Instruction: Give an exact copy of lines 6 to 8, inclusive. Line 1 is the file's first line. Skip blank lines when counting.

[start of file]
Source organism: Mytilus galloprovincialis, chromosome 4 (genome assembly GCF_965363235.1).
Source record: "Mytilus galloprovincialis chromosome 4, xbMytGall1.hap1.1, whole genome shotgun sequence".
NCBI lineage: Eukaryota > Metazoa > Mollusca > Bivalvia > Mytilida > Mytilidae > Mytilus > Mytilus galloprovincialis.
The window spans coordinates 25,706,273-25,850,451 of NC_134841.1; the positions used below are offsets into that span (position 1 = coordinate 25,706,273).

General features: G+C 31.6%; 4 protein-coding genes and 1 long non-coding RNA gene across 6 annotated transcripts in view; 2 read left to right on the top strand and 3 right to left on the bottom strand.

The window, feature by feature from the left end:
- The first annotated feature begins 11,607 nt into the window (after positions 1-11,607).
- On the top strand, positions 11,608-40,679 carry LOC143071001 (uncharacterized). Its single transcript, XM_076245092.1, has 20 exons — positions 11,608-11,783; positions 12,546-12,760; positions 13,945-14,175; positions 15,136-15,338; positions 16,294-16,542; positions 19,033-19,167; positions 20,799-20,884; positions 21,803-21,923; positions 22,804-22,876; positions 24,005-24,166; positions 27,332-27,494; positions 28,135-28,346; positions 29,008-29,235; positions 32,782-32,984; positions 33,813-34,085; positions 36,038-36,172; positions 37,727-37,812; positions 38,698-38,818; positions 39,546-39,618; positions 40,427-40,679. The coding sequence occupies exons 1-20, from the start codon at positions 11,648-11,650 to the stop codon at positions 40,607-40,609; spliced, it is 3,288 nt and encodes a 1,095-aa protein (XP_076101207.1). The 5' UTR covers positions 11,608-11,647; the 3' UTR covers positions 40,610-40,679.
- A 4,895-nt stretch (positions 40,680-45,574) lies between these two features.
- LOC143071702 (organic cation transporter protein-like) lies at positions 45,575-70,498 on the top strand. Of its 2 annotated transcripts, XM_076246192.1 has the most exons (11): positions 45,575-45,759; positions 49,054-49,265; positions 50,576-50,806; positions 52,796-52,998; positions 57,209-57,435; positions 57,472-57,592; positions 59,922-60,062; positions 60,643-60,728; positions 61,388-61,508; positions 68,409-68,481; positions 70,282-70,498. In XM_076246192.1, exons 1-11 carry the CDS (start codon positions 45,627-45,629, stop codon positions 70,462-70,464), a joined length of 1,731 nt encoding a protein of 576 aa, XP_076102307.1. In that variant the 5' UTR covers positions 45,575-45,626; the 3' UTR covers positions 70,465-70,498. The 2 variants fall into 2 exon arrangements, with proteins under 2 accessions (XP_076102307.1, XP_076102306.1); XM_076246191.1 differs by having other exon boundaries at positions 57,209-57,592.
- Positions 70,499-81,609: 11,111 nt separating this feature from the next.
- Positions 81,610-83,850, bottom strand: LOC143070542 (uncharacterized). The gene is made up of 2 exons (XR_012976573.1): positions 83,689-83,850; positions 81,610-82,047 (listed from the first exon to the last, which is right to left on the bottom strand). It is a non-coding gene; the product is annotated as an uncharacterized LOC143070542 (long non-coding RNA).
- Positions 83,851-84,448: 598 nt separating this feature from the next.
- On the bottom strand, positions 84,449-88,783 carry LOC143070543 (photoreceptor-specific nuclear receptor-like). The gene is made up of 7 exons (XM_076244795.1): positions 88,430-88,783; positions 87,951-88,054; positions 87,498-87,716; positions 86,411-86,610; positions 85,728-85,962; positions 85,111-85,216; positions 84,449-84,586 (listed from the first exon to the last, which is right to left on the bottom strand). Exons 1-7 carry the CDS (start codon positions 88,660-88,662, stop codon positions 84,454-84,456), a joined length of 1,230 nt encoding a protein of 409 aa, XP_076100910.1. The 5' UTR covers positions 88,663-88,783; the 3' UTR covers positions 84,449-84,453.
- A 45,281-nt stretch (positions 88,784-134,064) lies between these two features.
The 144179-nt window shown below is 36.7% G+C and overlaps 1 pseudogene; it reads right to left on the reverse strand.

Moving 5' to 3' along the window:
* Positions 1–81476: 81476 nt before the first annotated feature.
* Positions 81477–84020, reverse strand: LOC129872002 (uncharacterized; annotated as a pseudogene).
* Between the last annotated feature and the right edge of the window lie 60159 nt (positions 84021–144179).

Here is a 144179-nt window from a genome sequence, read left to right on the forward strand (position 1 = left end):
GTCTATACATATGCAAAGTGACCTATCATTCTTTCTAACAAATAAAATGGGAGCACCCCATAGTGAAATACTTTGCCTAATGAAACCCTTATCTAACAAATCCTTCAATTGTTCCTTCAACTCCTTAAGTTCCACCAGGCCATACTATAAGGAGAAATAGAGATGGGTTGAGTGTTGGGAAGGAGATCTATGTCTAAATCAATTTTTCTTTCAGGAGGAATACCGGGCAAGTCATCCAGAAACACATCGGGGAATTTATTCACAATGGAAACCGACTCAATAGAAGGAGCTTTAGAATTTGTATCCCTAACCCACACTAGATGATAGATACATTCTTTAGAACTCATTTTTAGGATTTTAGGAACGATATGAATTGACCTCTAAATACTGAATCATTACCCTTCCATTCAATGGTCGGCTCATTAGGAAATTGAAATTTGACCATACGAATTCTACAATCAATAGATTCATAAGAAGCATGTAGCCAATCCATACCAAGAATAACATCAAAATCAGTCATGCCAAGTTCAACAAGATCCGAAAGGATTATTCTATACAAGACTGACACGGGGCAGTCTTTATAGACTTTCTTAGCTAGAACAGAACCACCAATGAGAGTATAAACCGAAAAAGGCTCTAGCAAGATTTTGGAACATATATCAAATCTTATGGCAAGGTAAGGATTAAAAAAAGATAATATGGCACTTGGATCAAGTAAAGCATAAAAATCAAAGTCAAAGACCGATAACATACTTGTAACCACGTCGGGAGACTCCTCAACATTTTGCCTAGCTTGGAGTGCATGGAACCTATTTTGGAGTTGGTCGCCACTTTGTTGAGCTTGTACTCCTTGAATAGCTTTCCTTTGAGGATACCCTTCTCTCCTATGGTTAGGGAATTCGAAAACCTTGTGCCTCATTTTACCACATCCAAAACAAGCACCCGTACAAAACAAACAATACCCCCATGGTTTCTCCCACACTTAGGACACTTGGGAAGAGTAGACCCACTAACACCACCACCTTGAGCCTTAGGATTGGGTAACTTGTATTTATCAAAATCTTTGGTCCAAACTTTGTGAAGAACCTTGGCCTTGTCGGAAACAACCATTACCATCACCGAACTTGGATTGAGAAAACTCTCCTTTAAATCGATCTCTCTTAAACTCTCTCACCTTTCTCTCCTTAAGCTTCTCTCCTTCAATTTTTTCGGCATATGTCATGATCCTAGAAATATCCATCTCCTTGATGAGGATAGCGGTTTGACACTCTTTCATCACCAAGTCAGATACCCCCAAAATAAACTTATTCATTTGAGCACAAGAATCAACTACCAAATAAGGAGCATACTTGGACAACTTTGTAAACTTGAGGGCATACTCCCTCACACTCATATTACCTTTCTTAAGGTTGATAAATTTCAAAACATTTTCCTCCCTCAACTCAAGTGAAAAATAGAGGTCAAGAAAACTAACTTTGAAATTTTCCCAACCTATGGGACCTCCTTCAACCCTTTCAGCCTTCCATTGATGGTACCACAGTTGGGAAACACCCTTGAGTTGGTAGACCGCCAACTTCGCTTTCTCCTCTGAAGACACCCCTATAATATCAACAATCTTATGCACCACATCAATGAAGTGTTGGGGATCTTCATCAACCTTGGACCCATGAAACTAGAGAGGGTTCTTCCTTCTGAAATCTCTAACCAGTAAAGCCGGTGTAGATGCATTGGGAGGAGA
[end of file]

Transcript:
The window, feature by feature from the left end:
- The first annotated feature begins 11,607 nt into the window (after positions 1-11,607).
- On the top strand, positions 11,608-40,679 carry LOC143071001 (uncharacterized). Its single transcript, XM_076245092.1, has 20 exons — positions 11,608-11,783; positions 12,546-12,760; positions 13,945-14,175; positions 15,136-15,338; positions 16,294-16,542; positions 19,033-19,167; positions 20,799-20,884; positions 21,803-21,923; positions 22,804-22,876; positions 24,005-24,166; positions 27,332-27,494; positions 28,135-28,346; positions 29,008-29,235; positions 32,782-32,984; positions 33,813-34,085; positions 36,038-36,172; positions 37,727-37,812; positions 38,698-38,818; positions 39,546-39,618; positions 40,427-40,679. The coding sequence occupies exons 1-20, from the start codon at positions 11,648-11,650 to the stop codon at positions 40,607-40,609; spliced, it is 3,288 nt and encodes a 1,095-aa protein (XP_076101207.1). The 5' UTR covers positions 11,608-11,647; the 3' UTR covers positions 40,610-40,679.